Few afternoons are as fun as the ones when my kids bring home the Scholastic Books Catalogue from school, its pages colorful and bright, boasting all the books they have yet to read, all the posters and prizes and spy kits they do not yet own, all of the things they also need to get for their siblings as early birthday gifts. And by “fun,” I mean, really really not-fun.
It always starts the same way. The excitement over the book selection! The lengthy discussion of the merits of one book over the next. The pleas for me to buy at least one item on each page, or three things that have been circled. My dictatorial, “No,” followed by hours and hours and hours of the child rolling around on the floor, thrashing, begging, crying, explaining how he/she will fail out of school because the teacher wrote “bring Scholastic money!” in the homework pad, and now he/she cannot do the assignment. How he is the only one in the whole world who will not get a book. How she has the worst life because she will not get the voice-activated password diary. And I try to ignore it all, to step over the flailing child on the floor and focus on feeding my other kids dinner, but every month, it’s the same torturous routine.
I just want to beg the teachers not to send these things home anymore. Or else, they can be invited to my house to deal with my children. It’s a genius plan by Scholastic. Send home a catalogue and tell teachers to excite their students under the guise of reading. Then whittle away at the parents’ patience until they crack and are forced to spend the entirety of their salaries on books, and books with plastic mood rings that don’t really change color, and books with magic rock collections and real/fake dinosaur bones.
I have not always been this negative. The first time a child of mine brought home one of these pamphlets, I graciously allowed her to pick one book. Which she sped-read for a total of one minute, one time. Then, it sat on our bookshelf next to the discount Amazing Savings books and free PJ Library books, and there it still sits, only nobody has touched it since.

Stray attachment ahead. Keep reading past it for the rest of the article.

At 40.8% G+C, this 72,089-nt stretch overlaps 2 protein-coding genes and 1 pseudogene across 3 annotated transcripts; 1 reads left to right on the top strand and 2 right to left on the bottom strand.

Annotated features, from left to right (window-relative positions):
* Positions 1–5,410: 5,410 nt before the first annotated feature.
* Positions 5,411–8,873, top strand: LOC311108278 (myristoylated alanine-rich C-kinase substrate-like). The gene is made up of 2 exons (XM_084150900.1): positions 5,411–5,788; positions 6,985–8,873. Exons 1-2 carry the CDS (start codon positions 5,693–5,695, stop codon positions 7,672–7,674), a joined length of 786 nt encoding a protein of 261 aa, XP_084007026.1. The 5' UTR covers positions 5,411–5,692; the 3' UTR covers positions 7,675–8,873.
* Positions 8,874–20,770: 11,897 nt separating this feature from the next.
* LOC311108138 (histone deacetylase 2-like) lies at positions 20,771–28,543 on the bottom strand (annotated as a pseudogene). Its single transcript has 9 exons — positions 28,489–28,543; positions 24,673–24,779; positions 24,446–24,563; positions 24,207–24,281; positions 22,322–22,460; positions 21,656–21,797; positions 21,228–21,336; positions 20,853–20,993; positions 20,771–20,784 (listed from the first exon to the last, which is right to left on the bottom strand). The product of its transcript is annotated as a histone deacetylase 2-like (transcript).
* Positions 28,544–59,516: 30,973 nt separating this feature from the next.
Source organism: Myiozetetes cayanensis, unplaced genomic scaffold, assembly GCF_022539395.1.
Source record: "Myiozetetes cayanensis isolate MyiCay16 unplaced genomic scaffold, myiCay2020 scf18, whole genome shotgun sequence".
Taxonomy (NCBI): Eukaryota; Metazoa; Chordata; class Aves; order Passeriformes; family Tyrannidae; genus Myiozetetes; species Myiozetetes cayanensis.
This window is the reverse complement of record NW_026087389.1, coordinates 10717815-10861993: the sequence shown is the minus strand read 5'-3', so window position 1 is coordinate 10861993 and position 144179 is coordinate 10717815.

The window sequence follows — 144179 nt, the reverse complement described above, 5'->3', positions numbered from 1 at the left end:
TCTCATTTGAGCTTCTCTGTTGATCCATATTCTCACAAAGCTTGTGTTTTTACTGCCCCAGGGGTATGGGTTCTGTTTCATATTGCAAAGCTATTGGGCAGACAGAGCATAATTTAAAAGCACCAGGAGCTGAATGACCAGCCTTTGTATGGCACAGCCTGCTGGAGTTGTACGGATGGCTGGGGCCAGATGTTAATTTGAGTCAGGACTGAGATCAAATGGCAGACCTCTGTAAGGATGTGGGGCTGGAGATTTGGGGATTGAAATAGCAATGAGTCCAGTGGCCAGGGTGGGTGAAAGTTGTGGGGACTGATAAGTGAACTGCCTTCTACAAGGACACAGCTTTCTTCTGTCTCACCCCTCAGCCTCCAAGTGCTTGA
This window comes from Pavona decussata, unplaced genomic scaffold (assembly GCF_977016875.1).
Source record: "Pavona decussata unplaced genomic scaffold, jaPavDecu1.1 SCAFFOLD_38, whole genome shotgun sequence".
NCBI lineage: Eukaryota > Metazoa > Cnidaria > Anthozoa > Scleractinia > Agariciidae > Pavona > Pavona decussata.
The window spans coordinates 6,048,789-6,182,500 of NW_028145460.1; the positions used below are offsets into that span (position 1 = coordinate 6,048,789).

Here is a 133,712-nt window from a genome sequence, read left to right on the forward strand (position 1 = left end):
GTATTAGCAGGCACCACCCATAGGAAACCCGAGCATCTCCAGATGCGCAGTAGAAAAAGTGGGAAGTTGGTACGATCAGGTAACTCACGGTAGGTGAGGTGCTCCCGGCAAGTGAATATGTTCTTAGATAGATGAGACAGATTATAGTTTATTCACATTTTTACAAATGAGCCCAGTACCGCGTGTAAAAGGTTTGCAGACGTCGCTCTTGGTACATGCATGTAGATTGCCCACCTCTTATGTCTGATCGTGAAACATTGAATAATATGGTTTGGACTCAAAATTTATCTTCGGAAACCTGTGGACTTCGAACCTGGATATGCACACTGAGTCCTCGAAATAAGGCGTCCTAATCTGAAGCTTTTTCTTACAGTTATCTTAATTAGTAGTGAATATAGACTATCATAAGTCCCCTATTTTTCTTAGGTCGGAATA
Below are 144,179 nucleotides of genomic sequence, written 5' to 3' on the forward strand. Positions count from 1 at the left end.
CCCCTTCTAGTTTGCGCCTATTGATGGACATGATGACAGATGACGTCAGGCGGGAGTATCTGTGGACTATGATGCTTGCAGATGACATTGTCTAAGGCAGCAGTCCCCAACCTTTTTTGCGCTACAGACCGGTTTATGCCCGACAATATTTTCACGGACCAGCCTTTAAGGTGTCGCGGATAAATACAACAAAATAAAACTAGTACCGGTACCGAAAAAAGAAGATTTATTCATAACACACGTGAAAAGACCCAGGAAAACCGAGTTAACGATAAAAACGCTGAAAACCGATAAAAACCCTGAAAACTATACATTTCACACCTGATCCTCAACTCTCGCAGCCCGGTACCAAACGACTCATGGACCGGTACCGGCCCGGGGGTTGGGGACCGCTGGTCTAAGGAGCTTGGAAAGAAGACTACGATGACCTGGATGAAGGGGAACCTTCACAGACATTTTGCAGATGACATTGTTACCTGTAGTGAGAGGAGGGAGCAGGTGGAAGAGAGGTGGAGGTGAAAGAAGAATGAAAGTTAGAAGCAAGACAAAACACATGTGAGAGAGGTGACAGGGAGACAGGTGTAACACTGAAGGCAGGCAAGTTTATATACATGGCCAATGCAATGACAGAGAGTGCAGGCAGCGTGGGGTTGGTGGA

We regularly visit the library and take out the maximum 50 books on a monthly basis, and so I became unsure as to why this one flimsy book was so necessary. “Let’s just get these from the library!” I suggest, the next time I am presented with a Scholastic catalogue bearing 13 circled items. After much opposition, we sit down and look up the books on the library’s online catalogue, reserving as many as possible. This is good, but still not completely satisfying, as it does not fulfill the craving to “buy new stuff.” The next month, the children turn to my husband, the more generous of the parents.
“If you can do 100 burpees, I will buy you whatever book you want,” he says, challenging them to a fitness feat he is sure they will never accomplish. I can do only a single burpee, a stand/squat/pushup/jumping-jacks move, and I will clearly never earn any books that way. The kids, on the other hand, are motivated, and somehow, to our surprise, earn a brain-teasers book, complete with a metal puzzle-toy.
I have given them opportunities to earn money to buy books themselves, but I don’t really like paying them for chores that they should be doing for free. And so now, my final decision in navigating the Scholastic pamphlet mega-tantrum-saga is that the kids can use their own money to buy books. Suddenly, nobody wants them anymore.
It is only Monday, and it says in the homework pad that book orders are due Friday. A few more days of tearful pleading, of “worst mother’ accusations, and then I will be home-free. Until next month.
Sarah Abenaim is a freelance writer living with her husband and four children in Teaneck. She is working on her first book. More of her essays can be read at www.writersblackout.wordpress.com. She can be reached at [email protected]
By Sarah Abenaim